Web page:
Women are suing Johnson & Johnson over talcum powder

Baby powder commercial

Think talcum powder and many of us picture chortling babies and smiling mothers changing diapers. Nothing seems more safe and wholesome. And many women use talc products daily, as well, for feminine hygiene and after showering.

Johnson & Johnson's Shower to Shower is marketed as, "Just a sprinkle a day helps keep odor away." Yet now many women have filed lawsuits against Johnson & Johnson, arguing that talc in this and other products led to their ovarian cancers and that the company should have warned them.

"There are in the neighborhood of 700 [lawsuits,] most of them in St. Louis and in New Jersey where Johnson & Johnson is headquartered," says Myron Levin of the health-focused news site FairWarning.org. "But the numbers are still going up, so there probably will be more."

Talc is the softest-known mineral and talcum powder has been used for decades as a lubricant, in cosmetics and for personal hygiene. Johnson's baby powder was one of the company's original products and has been sold for more than a 100 years.


But in the last few decades, some studies have suggested a possible link between talc and ovarian cancer. Levin recently wrote an article outlining the long-held concerns and the hundreds of lawsuits filed on behalf of women or their survivors against Johnson & Johnson.

These studies go back, he says, to a British study in 1971. Researchers reported that microscopic analysis of 13 ovarian tumors found talc particles in 10 of them. Several other studies followed in the early 1980s in the United States and Europe and suggested that women who use talc feminine hygiene products may have up to a 35% higher risk of ovarian cancer than women who don’t those products.

But findings have been mixed and researchers don't have a clear mechanism that might lead talc to cause cancer. One theory, says Levin, is that talc causes inflammation. “The idea is that the talc can travel through the genital track to the ovaries and that the inflammation that then is caused by talc particles being deposited there leads to cancer,” he says.

About 21,000 cases of ovarian cancer are diagnosed annually in the United States and about 14,000 women die from ovarian cancer each year. Researchers who believe there is a definite causal link estimate that talcum powder use could cause about 2,100 cases, or 10 percent, of those ovarian cancers, Levin says.

He notes that in this situation and many others, the health debate is not being adjudicated by the government agencies designed to protect our safety. The evidence is being weighed in US civil courts. "Decisions probably that should be made somewhere else are resolved by people filing lawsuits against major companies, and scientists and experts being arrayed on both sides to argue about what the evidence is."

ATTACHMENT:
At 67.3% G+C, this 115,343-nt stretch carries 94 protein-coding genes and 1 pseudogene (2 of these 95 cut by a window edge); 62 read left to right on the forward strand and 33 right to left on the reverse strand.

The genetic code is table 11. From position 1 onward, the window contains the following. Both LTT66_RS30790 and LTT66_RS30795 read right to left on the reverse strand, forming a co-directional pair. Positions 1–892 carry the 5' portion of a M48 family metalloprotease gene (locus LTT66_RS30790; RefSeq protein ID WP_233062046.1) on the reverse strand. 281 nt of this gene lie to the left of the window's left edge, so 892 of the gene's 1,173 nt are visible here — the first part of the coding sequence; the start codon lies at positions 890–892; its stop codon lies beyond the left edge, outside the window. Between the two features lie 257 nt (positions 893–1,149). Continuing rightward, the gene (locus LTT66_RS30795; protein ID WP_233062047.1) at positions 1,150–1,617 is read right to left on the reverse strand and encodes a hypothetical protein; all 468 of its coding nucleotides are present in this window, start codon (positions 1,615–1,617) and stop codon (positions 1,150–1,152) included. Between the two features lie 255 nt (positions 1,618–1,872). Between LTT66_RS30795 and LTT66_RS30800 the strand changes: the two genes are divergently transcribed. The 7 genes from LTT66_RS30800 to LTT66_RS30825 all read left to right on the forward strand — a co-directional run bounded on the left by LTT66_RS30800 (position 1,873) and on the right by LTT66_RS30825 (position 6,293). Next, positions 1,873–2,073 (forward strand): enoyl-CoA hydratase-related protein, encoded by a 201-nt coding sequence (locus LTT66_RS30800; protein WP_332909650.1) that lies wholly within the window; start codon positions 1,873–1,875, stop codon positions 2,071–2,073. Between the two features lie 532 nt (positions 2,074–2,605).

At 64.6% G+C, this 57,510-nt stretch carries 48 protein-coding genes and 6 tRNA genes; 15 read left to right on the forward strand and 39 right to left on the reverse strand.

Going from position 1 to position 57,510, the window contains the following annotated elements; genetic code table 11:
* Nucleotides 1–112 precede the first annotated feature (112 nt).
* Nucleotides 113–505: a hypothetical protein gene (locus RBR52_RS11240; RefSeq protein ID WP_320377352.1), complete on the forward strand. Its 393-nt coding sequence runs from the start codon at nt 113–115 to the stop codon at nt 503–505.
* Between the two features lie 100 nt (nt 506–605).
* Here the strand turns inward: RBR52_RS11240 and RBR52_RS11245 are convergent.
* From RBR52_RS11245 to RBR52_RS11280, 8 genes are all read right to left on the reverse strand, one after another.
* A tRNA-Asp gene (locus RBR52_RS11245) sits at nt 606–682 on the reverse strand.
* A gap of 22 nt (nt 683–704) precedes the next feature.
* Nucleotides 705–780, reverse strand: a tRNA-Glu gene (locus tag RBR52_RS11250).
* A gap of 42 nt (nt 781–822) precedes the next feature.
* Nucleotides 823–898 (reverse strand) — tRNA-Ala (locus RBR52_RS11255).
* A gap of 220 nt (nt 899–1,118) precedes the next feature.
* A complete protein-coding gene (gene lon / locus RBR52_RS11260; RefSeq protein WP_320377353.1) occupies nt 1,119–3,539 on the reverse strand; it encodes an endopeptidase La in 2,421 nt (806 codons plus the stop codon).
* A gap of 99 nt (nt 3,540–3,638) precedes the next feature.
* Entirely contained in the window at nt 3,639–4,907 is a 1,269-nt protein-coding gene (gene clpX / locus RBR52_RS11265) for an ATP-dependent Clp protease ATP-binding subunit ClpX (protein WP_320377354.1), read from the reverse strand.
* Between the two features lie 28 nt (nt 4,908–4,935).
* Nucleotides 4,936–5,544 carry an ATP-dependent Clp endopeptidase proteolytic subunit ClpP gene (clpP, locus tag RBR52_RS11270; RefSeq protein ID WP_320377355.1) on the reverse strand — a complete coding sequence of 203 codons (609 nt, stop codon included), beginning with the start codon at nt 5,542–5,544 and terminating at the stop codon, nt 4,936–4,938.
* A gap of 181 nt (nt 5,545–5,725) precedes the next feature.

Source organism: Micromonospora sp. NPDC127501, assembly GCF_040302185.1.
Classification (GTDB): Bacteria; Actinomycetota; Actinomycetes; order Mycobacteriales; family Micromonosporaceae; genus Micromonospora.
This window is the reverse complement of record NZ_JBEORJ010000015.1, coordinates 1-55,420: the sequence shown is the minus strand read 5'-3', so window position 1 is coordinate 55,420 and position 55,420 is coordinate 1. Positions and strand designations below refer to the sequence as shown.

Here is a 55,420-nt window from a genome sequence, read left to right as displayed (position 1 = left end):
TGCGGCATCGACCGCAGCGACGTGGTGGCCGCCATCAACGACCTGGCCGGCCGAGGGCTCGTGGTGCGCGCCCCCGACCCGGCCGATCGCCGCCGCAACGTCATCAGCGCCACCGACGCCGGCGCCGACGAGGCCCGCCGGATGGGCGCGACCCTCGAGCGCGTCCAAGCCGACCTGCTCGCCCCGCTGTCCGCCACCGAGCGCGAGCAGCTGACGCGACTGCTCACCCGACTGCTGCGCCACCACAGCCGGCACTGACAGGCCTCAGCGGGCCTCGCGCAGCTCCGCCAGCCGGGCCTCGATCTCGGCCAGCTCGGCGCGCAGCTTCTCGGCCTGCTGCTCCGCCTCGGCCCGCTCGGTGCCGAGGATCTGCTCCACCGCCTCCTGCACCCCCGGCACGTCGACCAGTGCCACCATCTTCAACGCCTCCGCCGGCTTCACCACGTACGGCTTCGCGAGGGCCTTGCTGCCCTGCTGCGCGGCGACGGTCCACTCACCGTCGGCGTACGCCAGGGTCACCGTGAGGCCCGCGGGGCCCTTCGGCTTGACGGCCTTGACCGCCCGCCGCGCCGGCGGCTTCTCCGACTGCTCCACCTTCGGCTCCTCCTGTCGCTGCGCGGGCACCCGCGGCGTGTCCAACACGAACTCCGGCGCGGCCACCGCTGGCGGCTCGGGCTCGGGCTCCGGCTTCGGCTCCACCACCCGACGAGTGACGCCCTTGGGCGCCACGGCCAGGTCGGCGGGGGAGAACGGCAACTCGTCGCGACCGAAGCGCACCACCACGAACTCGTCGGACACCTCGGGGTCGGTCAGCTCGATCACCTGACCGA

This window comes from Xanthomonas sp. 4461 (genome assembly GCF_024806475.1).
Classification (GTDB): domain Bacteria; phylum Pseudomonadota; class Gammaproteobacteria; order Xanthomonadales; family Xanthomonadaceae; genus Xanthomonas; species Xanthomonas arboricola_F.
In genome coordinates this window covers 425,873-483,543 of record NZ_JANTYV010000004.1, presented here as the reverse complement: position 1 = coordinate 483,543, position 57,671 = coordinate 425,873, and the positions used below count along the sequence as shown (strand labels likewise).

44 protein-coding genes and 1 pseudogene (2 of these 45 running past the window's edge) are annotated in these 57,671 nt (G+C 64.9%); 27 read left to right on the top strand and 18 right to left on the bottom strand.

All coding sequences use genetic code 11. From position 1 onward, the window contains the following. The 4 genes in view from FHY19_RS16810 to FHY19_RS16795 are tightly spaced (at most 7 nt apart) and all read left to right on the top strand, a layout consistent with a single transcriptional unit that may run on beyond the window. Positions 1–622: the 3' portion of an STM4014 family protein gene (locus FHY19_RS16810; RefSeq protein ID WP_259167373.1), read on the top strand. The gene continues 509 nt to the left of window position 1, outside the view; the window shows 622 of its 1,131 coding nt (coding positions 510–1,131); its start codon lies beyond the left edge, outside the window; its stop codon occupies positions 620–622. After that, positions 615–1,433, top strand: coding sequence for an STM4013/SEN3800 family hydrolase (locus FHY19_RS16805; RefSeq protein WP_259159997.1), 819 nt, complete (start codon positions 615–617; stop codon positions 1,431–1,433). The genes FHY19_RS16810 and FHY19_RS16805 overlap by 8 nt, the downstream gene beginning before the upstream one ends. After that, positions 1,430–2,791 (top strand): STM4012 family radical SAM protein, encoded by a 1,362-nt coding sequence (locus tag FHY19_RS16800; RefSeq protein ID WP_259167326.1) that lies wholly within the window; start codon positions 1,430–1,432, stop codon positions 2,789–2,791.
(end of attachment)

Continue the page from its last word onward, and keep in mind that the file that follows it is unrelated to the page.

One lawsuit against Johnson & Johnson went to trial and a jury gave its verdict in 2013. A woman named Deane Berg claimed that her ovarian cancer was caused by years of talc powder use for feminine hygiene and that the company knew of the potential link. 

Johnson & Johnson says there is no reason to warn consumers because studies have shown talcum powder use to be safe. On its website, the company writes, "Few ingredients have demonstrated the same performance, mildness and safety profile as cosmetic talc, which has been used for over 100 years by millions of people around the world." It goes on to note that talc is used "in a range of other consumer products such as toothpaste, chewing gum, and aspirin."

To back up this assertion, the company cites findings on talc's safety in 2013 by the Cosmetic Ingredient Review, an industry-funded group that says it does independent scientific reviews.

Yet in the Deane Berg case, the jury found Johnson & Johnson liable for not warning her of the risk of ovarian cancer. However — and strangely — the jury awarded no damages to her.

Berg’s case is the only one that has been tried so far. When Levin asked a juror in that case about the decision, he heard that the jury did not believe the medical evidence was persuasive enough to conclude that Berg’s cancer actually was caused by talc. Still, the jury felt that Johnson & Johnson should have put a warning label on the product.

“It's kind mystifying, isn't it?” Levin says.

And hard for consumers to sort out. The International Agency for Research on Cancer, part of the World Health Organization, considered talc in 2005-2006 and came to a finding that talc is “possibly carcinogenic to humans” (classified as Group 2B ) when used in this manner. Levin notes that many other consumer products are also in that category, "so the industry has tried to sort of dismiss this as being insignificant, but they were very, very upset when this happened."

Levin says other bodies have considered the research and decided to make no finding because there wasn't enough evidence. The American Cancer Society is one such group. It states:

"Many studies in women have looked at the possible link between talcum powder and cancer of the ovary. Findings have been mixed, with some studies reporting a slightly increased risk and some reporting no increase. Many case-control studies have found a small increase in risk. But these types of studies can be biased because they often rely on a person’s memory of talc use many years earlier. Two prospective cohort studies, which would not have the same type of potential bias, have not found an increased risk."

Still, the ACS notes that "talc is widely used in many products, so it is important to determine if the increased risk is real. Research in this area continues."

This story is based on an interview from PRI's Living on Earth with Steve Curwood.

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